Rambling post about the notion of evil as explored in Dr Horrible and The Dark Knight, spoilers abound.

Ministry of Sound CDs listened to since last update: Sessions 2, discs 1 and 2; Sessions 3, discs 1 and 2; Sessions 4, discs 1 and 2; Sessions 5, discs 1 and 2; UK 2006 Annual, discs 1 and 2; US 2007 Annual, discs 1 and 2.
dolorosa_12: (Default)
The alternative title for this might as well be 'Ronni indulges in some shameless fangirlishness'; I am quite partial to the vampires, and Anne Rice's series is, of course, the original and the best. (Leaving folklore and various incarnations of Dracula out of the equation.)

I first read these books when I was 21, and though I chose to read them for the vampires, the experience was utterly transformative, rivalled only by reading Philip Pullman's His Dark Materials series when I was 12. Both sets of books just came to me at the right time in my life. Rice's novels provided just the rich, philosophical feast, the melancholy musings on life, literature and mortality (and their connections), the sense of the deadening, sterilising weight of history, that I felt and yet could not articulate at the time. Her immortals are monstrous, inhuman, and at once figures inspiring empathy and understanding.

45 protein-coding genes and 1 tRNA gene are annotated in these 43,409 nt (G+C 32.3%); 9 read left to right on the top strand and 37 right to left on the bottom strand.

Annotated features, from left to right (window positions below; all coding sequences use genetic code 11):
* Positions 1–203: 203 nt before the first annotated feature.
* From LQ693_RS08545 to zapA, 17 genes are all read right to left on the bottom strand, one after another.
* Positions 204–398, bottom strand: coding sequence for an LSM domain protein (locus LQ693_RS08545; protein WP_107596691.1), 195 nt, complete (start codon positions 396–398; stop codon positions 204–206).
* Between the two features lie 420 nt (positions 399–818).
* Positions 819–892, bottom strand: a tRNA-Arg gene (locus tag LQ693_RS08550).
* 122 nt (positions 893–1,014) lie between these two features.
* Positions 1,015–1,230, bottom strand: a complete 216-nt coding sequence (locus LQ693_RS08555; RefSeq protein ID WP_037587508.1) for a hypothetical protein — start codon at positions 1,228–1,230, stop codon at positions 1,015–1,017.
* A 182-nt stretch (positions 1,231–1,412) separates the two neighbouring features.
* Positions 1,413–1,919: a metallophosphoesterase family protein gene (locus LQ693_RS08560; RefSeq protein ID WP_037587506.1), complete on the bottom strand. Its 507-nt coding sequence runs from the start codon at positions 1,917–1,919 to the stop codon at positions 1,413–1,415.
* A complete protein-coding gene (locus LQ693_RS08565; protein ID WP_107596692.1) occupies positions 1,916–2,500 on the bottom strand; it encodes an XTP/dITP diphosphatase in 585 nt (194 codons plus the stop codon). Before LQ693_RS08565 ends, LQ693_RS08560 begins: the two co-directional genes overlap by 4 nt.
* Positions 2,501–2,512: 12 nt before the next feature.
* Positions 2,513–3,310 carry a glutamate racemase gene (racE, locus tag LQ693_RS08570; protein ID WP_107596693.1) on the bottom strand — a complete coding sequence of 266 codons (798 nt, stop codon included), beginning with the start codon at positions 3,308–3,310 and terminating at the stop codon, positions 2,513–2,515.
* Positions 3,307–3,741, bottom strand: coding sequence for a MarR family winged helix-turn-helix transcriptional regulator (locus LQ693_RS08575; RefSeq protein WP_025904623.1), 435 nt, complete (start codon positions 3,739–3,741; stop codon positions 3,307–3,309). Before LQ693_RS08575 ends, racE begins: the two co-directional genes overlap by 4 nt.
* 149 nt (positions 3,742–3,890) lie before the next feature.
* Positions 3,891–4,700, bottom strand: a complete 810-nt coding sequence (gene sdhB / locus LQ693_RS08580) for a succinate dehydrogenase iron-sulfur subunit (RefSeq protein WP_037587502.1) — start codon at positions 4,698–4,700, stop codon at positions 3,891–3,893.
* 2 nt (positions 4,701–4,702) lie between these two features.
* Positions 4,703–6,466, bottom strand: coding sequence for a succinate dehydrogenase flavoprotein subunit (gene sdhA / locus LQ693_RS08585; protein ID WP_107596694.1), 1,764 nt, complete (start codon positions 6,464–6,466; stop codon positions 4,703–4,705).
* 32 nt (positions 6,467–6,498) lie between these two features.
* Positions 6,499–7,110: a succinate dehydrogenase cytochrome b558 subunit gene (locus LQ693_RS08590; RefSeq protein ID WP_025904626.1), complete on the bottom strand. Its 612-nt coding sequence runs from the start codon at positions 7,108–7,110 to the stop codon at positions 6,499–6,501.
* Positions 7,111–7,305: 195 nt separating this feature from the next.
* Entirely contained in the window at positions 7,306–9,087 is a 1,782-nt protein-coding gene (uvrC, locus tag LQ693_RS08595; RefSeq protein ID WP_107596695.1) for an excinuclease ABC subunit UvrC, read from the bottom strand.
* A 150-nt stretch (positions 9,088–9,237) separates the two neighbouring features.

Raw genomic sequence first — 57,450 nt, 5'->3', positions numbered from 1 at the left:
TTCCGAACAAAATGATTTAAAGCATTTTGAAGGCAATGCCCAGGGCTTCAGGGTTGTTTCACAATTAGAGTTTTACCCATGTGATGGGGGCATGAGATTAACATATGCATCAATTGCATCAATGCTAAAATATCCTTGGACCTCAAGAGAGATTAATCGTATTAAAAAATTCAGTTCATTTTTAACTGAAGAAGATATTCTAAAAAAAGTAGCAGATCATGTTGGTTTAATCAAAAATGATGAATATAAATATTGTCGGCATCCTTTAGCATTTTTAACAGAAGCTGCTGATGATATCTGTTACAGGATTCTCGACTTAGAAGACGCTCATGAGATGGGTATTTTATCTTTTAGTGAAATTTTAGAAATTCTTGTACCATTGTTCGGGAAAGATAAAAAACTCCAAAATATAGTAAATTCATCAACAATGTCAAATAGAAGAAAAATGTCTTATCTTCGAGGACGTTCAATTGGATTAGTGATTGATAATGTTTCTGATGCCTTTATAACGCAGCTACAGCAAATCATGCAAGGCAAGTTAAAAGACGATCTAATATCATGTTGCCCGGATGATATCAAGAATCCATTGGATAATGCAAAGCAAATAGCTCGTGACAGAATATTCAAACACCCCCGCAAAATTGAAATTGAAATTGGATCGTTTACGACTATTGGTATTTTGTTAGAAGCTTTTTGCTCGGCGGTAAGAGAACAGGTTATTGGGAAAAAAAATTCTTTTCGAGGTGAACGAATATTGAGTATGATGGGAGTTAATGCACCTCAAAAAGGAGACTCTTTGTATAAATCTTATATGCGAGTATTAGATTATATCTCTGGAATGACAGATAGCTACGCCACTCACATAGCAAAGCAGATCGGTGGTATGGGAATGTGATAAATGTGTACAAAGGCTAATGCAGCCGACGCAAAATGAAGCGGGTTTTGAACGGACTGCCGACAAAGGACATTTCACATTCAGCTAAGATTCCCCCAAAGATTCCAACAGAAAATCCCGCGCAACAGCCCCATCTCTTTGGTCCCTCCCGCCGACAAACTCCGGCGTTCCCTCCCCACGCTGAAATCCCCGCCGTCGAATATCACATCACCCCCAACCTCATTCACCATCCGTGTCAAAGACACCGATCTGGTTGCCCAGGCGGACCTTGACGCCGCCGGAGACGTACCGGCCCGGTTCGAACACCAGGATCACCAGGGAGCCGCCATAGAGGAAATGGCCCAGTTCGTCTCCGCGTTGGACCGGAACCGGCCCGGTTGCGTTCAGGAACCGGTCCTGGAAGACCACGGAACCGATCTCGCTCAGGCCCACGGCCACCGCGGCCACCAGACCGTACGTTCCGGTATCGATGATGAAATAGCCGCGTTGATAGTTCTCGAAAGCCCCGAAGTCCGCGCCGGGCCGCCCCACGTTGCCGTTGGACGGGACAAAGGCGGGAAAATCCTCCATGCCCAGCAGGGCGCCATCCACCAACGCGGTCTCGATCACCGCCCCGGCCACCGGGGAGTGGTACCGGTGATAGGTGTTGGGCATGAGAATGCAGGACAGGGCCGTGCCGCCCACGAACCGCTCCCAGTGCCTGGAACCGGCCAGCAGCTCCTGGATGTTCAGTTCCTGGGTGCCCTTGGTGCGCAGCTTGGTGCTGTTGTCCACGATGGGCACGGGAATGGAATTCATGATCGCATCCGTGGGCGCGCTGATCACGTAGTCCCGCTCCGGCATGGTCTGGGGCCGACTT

There are 10 original Vampire Chronicles novels and two 'New Tales of the Vampires'. It would be impossible here to give each one the attention it deserves (and in any case, I only like the first five and last Chronicles books) so I shall only talk about a few unifying themes and ideas that make these books special to me.